Miguel Willis is only 29, and he’s already created his own job—twice.
As a 1L at the Seattle University School of Law, he created an online textbook marketplace for law students. As a 2L, he started the Access to Justice Tech Fellows program, which awards 10-week summer fellowships to law students working on using technology to improve access to legal services.
With no initial funding, he had to hustle up enough grants to support his fellows, and they didn’t stretch to an administrative salary.
“I raised enough funding for the fellows, but I didn’t have enough to run the program,” he says. “So I, in essence, became a fellow in my own program.”
That fellowship sent Willis to Alaska, where he helped the Alaska Court System develop its Justice for All Project for improving A2J. In Alaska, that’s not just a question of poverty; most of the state’s 220 towns and villages are many miles away from urban areas where lawyers congregate. Furthermore, they’re often not connected to the big cities with roads, which means travel is difficult and expensive. For Alaska Natives, who often live in the villages, there can also be language and cultural barriers.
Willis saw all this firsthand during his fellowship while visiting six hub communities—regional centers for government services. He came away impressed by Alaskans’ openness to approaching legal problems in an innovative way, something he’d seen pushback against in the Lower 48.
“I think that’s just due to the sheer need and necessity,” says Willis, who grew up in Seattle and Washington, D.C. “They take an all-hands approach to figuring out some of these problems.”
The Justice for All plan Willis helped create calls for the legal community to work with existing medical and law enforcement providers, who are more likely to be in the villages, to screen people for potential legal needs. Willis continued to develop that plan after his fellowship ended, spending another year working on Justice for All while also running the Access to Justice Tech fellowships. That included creating a social network analysis for Justice for All—something he had to learn from scratch.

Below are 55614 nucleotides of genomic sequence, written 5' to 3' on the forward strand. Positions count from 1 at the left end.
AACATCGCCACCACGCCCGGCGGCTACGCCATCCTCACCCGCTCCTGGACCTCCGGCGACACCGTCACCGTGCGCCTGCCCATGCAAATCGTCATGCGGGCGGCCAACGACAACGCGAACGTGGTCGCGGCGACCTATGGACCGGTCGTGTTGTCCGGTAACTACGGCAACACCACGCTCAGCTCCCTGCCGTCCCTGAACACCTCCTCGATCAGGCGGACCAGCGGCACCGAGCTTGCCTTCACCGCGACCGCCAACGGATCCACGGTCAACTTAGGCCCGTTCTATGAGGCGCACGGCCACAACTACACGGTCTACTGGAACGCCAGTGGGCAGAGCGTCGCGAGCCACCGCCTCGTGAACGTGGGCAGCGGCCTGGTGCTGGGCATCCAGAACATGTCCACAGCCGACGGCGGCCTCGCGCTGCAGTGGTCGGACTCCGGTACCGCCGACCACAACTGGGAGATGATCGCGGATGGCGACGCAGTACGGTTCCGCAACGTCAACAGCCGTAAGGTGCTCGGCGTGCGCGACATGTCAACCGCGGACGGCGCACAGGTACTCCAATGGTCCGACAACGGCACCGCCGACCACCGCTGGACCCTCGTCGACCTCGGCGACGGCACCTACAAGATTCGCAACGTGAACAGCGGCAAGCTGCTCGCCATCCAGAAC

Stacey Marz, director of self-help and language access services for the Alaska Court System, says Willis wasn’t daunted by the challenge.
“The thing that’s so great about Miguel is that he is obviously really smart and passionate, but he’s also really fearless because he was willing to jump into using some technology that had not been used in a legal context before,” she says. “We just turned him loose and said, ‘Figure this out.’ “
Willis is arguably now doing a third job he created himself: He’s the Law School Admission Council’s first presidential innovation fellow. The fellowship funds his Access to Justice Tech fellowship work until 2020, and he says he’s also working with LSAC on creating more diversity in the pipeline of law students.
Willis is enthusiastic about legal technology and its potential to expand access to justice. But he warns that human need, not the technology itself, should be the driver.
“There needs to be a steady pipeline of law students learning how to leverage technology. There needs to be a core emphasis on making this space diverse and inclusive,” he says. “By us not addressing those issues now, I think we put ourselves at risk that some of the societal problems that curtail legal service delivery are exacerbated and hard-coded” into software.
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